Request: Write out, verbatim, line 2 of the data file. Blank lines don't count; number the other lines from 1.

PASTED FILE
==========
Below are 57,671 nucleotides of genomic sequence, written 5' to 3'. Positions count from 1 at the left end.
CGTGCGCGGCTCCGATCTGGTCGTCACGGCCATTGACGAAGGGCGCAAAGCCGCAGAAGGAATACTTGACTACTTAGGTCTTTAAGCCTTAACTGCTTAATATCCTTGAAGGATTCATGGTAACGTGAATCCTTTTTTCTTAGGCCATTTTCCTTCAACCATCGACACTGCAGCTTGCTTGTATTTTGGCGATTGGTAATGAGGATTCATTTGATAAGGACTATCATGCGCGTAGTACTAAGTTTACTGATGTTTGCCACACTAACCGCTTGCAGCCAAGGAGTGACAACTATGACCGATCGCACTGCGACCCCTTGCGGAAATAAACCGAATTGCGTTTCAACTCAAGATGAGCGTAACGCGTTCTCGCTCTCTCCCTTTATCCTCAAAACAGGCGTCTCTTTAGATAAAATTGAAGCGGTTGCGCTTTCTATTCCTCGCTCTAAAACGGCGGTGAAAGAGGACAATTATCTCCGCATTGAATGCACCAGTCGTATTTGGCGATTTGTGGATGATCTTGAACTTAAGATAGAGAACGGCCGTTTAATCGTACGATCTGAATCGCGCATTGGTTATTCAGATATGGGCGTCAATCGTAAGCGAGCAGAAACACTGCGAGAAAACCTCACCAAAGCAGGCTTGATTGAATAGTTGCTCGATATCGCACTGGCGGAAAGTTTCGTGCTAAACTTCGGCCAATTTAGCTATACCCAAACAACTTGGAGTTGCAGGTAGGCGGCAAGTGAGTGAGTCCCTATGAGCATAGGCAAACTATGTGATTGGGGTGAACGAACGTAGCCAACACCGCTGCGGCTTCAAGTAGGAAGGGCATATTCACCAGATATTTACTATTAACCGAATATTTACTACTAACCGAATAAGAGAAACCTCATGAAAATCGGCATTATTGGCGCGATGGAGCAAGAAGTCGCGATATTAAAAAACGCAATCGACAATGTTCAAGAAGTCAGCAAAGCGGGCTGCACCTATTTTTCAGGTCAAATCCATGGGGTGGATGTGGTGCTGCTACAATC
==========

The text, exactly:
CGTGCGCGGCTCCGATCTGGTCGTCACGGCCATTGACGAAGGGCGCAAAGCCGCAGAAGGAATACTTGACTACTTAGGTCTTTAAGCCTTAACTGCTTAATATCCTTGAAGGATTCATGGTAACGTGAATCCTTTTTTCTTAGGCCATTTTCCTTCAACCATCGACACTGCAGCTTGCTTGTATTTTGGCGATTGGTAATGAGGATTCATTTGATAAGGACTATCATGCGCGTAGTACTAAGTTTACTGATGTTTGCCACACTAACCGCTTGCAGCCAAGGAGTGACAACTATGACCGATCGCACTGCGACCCCTTGCGGAAATAAACCGAATTGCGTTTCAACTCAAGATGAGCGTAACGCGTTCTCGCTCTCTCCCTTTATCCTCAAAACAGGCGTCTCTTTAGATAAAATTGAAGCGGTTGCGCTTTCTATTCCTCGCTCTAAAACGGCGGTGAAAGAGGACAATTATCTCCGCATTGAATGCACCAGTCGTATTTGGCGATTTGTGGATGATCTTGAACTTAAGATAGAGAACGGCCGTTTAATCGTACGATCTGAATCGCGCATTGGTTATTCAGATATGGGCGTCAATCGTAAGCGAGCAGAAACACTGCGAGAAAACCTCACCAAAGCAGGCTTGATTGAATAGTTGCTCGATATCGCACTGGCGGAAAGTTTCGTGCTAAACTTCGGCCAATTTAGCTATACCCAAACAACTTGGAGTTGCAGGTAGGCGGCAAGTGAGTGAGTCCCTATGAGCATAGGCAAACTATGTGATTGGGGTGAACGAACGTAGCCAACACCGCTGCGGCTTCAAGTAGGAAGGGCATATTCACCAGATATTTACTATTAACCGAATATTTACTACTAACCGAATAAGAGAAACCTCATGAAAATCGGCATTATTGGCGCGATGGAGCAAGAAGTCGCGATATTAAAAAACGCAATCGACAATGTTCAAGAAGTCAGCAAAGCGGGCTGCACCTATTTTTCAGGTCAAATCCATGGGGTGGATGTGGTGCTGCTACAATC